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Phenotypic definitions of the cerebral palsies and the relationship to pathogenesis and the possibilities of prevention
  1. Brian Neville
  1. Correspondence to Brian Neville, UCL Institute of Child Health, The Wolfson Centre, Mecklenburgh Square, London WC1N 2AP, UK; b.neville{at}ich.ucl.ac.uk

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The European study of dyskinetic cerebral palsy1 and Peter Pharoah's discussion2 raise important issues about phenotypic definitions of the cerebral palsies and the relationship to pathogenesis and the possibilities of prevention.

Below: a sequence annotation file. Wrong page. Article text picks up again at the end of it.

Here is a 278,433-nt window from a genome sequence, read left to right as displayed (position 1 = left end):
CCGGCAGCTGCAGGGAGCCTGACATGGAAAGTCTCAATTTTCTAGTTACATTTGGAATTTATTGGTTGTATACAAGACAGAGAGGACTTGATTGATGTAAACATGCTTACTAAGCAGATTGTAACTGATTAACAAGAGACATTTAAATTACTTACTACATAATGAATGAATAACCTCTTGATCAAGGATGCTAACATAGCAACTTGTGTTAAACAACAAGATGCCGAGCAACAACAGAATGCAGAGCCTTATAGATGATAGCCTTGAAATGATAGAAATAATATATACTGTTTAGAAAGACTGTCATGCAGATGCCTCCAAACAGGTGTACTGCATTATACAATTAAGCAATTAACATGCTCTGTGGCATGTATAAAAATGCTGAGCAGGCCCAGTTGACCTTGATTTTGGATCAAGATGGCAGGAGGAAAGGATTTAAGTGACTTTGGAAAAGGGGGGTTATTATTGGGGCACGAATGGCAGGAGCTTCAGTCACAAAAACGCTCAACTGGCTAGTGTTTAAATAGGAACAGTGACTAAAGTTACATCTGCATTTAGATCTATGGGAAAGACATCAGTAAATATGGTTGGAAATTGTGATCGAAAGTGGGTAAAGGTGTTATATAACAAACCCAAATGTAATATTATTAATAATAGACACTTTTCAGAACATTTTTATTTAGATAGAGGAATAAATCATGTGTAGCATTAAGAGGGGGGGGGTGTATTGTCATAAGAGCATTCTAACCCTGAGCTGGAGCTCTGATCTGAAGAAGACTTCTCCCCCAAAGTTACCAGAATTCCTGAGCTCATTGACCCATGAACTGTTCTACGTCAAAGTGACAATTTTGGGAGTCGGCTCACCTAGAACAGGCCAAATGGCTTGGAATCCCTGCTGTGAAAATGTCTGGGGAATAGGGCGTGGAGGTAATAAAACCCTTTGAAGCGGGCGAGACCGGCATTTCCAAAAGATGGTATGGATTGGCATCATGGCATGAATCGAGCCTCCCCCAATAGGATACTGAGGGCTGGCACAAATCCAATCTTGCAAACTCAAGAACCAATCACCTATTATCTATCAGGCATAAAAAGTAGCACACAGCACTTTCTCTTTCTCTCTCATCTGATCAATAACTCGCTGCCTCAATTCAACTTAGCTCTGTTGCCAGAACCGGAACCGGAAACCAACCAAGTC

The definition of dyskinetic cerebral palsy used is that of the seminal Gothenburg studies, that is, a predominantly extrapyramidal involvement disorder in …

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